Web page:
In 1989 she was elected to represent Ward 5, becoming one of only five women to serve on the council in its first 147 years.

On the council for 8 years, Markowitz established herself as a force for good, raising issues and voting against controversial issues like the plan to demolish and redevelop the block of buildings south of the old McLean County Courthouse.

Key to Markowitz's time on the council was her "spark and energy" for the community, said Becky Hines, president of the LWV.

"She was such a community icon and a community treasure," Hines said. "I think she was just a real cheerleader for this community."

Markowitz ran for mayor in 1997 on platform that prioritized establishing friendly relations with Normal and other nearby communities, reducing city debt, re-energizing downtown Bloomington, fostering a team attitude among city employees, and establishing a clear plan for Bloomington’s future development.

She ousted incumbent Jesse Smart by taking 56% of the vote. In 2001 she ran for re-election, defeating challenger Allen Gibson by earning 82% of the vote. 

Normal Mayor Chris Koos, who collaborated with Markowitz during her second term, said she "always just a delight" to work with.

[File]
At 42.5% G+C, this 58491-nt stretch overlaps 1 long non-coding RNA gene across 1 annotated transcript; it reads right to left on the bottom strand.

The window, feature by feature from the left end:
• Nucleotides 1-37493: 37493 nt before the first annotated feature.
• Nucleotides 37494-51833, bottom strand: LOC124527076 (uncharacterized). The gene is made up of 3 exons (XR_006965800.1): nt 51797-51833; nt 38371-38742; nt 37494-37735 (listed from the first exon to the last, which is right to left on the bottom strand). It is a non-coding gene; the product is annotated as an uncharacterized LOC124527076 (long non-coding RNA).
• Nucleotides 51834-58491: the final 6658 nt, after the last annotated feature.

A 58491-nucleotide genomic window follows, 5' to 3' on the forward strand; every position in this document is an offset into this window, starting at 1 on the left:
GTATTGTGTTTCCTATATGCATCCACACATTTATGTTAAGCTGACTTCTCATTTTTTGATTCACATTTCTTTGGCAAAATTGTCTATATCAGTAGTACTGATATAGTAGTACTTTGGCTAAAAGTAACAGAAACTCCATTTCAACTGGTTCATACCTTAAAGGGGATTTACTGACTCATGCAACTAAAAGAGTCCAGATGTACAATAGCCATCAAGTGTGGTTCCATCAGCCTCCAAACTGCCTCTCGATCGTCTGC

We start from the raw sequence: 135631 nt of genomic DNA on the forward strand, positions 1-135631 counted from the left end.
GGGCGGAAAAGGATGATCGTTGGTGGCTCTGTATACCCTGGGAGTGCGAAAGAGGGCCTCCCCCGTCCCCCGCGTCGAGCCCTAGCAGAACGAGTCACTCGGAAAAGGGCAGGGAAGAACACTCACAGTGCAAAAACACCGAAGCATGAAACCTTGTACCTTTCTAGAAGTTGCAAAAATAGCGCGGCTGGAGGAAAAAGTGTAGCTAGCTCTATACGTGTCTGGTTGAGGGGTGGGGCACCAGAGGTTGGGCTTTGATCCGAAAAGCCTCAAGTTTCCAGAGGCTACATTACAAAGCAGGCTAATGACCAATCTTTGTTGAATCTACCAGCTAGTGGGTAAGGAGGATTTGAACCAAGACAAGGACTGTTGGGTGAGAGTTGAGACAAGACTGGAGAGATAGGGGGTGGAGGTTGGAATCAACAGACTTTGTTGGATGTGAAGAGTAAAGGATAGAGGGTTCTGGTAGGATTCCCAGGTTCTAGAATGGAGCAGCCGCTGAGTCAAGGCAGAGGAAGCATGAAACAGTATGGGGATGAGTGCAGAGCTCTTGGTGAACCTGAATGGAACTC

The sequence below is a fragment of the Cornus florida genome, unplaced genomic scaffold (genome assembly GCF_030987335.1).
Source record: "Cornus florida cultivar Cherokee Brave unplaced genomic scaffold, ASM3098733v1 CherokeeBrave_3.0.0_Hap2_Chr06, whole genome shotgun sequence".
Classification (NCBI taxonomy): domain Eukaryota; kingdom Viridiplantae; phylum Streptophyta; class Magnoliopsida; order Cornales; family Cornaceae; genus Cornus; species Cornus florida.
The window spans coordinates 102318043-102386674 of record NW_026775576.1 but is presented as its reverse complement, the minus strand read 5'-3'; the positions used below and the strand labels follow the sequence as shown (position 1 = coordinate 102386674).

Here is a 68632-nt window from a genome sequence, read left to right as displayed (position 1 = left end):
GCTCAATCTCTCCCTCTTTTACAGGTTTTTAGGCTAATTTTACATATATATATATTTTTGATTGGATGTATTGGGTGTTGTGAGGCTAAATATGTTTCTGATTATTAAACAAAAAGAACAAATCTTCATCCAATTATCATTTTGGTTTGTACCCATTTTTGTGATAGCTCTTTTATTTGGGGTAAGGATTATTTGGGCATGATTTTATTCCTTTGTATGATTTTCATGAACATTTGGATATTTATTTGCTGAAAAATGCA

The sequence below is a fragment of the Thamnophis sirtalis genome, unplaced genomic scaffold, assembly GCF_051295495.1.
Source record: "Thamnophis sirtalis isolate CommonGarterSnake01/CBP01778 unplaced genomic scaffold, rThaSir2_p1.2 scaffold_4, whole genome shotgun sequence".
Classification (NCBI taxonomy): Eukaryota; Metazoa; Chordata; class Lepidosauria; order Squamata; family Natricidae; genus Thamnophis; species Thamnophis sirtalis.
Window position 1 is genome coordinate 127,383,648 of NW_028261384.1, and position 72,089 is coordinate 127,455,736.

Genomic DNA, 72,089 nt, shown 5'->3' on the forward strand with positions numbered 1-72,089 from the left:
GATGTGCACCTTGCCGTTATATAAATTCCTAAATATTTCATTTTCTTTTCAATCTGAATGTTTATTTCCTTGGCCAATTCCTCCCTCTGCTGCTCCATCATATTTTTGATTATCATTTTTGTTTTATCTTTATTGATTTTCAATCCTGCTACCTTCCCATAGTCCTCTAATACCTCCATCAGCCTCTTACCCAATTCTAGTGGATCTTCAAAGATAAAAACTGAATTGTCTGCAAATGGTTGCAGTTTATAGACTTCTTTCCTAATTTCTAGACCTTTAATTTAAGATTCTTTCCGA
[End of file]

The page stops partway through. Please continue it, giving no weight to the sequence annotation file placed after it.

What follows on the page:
"She really had a passion for this community and a vision for the community," Koos said. “She had a lot of energy and a lot of passion that she brought into whatever project she was involved in. She worked very hard for what she believed.”

All those ingredients are likely what inspired other women to run for local office, said Bloomington Ward 4 Ald. Julie Emig. 

"You see more and more candidates of color and female candidates taking on positions of leadership across the board," Emig said. "Having that foment at the local level can be profoundly impactful going up into the higher echelons of government." 

Even though some initiatives pushed by Markowitz didn't pan out as she expected, at least they can serve as lasting lessons for future leaders, Emig said. 

"And the fact that she broke through that glass ceiling and kind of paved the way, being resolute in her beliefs and charismatic and pushing a lot of things forward," Emig said. "In that kind of admirable trail blazing, it's remarkable all that she was able to accomplish in her life here." 

Pantagraph reporter Sierra Henry contributed to this story. 

Former Bloomington Mayor Judy Markowitz

Contact Kevin Barlow at (309) 820-3238. Follow him on Twitter: @pg_barlow